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increment operator

 
Greenhorn
Posts: 5
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try to compile and run this progs...
class testpp
{
public static void main(String[] args)
{
int i=0;
i=i++;
System.out.println("Hello World!"+i);
}
}
why o/p is 0 not 1???it is 1 in 'c' and 'c++'....pls tell me soon.
 
Greenhorn
Posts: 11
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This was discussed in http://www.javaranch.com/ubb/Forum24/HTML/008856.html also.
The output of the program is 1 if you change the i=i++ to just i++. Essentially, the post increment is lost.
jo
[This message has been edited by Jo Oehrlein (edited March 29, 2001).]
[This message has been edited by Jo Oehrlein (edited March 29, 2001).]
[This message has been edited by Jo Oehrlein (edited March 29, 2001).]
 
Sameer Sachdeva
Greenhorn
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thanx jo
but can u explain me why post increment is lost in java.it is not lost in 'c' and 'c++'.
anyway thanx
best regards
Sameer
 
Jo Oehrlein
Greenhorn
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I've updated my first response with the correct URL. Sorry about that. In that thread, James Baud had a good explanation for why the post increment is thrown away.
Yes, this is different than c and c++.
 
Greenhorn
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Technically, in C/C++ that operation's behavior is undefined. Different compilers will likely do different things. Things like that are pretty contrived and rarely if ever necessary.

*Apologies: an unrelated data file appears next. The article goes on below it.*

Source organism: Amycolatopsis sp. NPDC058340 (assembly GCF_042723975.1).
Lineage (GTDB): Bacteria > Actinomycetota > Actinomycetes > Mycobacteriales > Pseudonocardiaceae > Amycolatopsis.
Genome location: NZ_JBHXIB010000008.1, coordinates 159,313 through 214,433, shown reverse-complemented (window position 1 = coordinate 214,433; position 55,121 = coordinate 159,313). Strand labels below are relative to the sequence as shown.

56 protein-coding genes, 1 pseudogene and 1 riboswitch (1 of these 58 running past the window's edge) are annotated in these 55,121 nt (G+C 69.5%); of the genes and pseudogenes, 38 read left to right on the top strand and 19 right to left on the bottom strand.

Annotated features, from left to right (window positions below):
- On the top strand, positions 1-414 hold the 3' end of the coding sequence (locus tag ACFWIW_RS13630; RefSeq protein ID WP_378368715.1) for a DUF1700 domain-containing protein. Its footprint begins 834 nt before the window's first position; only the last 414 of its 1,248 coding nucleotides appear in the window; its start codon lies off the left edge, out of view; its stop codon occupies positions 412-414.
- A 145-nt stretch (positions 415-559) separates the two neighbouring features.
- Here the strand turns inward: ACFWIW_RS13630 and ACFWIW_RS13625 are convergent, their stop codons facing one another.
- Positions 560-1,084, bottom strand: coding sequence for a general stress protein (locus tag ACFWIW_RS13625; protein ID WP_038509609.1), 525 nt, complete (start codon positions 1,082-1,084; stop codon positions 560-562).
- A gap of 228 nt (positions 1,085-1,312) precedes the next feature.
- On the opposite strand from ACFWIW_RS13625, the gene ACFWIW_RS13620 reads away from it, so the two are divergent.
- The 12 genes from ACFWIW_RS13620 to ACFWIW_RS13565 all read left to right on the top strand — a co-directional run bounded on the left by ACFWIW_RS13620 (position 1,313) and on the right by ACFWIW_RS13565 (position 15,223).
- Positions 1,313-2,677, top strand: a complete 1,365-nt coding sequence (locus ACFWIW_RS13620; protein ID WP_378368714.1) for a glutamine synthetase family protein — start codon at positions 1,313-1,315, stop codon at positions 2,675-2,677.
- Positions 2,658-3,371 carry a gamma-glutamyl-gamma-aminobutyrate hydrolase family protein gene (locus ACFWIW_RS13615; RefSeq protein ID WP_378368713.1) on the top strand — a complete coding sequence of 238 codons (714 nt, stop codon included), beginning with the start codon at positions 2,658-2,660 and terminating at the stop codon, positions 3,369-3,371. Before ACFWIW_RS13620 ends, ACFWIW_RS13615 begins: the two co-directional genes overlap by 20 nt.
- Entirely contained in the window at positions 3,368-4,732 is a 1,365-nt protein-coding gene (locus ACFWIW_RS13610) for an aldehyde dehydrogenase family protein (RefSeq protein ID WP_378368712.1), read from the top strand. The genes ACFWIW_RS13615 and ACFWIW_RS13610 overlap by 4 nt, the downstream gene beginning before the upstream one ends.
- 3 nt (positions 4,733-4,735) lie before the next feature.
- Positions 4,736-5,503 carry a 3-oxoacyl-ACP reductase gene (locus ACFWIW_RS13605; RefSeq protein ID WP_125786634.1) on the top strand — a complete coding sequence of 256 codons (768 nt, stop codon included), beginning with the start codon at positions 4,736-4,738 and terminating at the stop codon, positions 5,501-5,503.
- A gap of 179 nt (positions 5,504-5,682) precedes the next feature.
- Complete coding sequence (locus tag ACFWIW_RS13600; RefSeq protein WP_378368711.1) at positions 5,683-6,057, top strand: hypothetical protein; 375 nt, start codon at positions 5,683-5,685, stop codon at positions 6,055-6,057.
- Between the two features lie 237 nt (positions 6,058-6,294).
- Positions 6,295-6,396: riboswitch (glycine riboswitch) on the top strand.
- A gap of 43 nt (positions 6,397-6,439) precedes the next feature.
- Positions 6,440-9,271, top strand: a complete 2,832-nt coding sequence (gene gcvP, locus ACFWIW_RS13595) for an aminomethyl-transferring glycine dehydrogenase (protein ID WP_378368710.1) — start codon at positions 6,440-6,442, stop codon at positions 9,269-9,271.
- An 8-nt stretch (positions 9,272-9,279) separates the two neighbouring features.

Originally posted by Sameer Sachdeva:
try to compile and run this progs...
class testpp
{
public static void main(String[] args)
{
int i=0;
i=i++;
System.out.println("Hello World!"+i);
}
}
why o/p is 0 not 1???it is 1 in 'c' and 'c++'....pls tell me soon.


 
Sheriff
Posts: 13517
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No offense meant but...
I've seen a number of threads here on this same topic. I can appreciate that some folks might have an academic need to understand exactly what happens in such a statement.
For all practical purposes though, I don't see why you would even dwell on code like that. If I see code like that at work, I would not spend 2 seconds trying to second guess the compiler. I would just find out what really needs to happen then replace that line with clearer code.
And don't worry that you'll encounter that type of question in the certification exam because you most probably won't.
My $0.02
J.Lacar, SCJP2

[This message has been edited by JUNILU LACAR (edited March 29, 2001).]
 
mister krabs
Posts: 13974
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why o/p is 0 not 1???it is 1 in 'c' and 'c++'....pls tell me soon.

You should note that this operation is undefined in C/C++. It works one way on some machines and another way on other machines. That is the HUGE adavantage that Java has over C/C++. You may not like the behavior but it is clearly defined and consistent.
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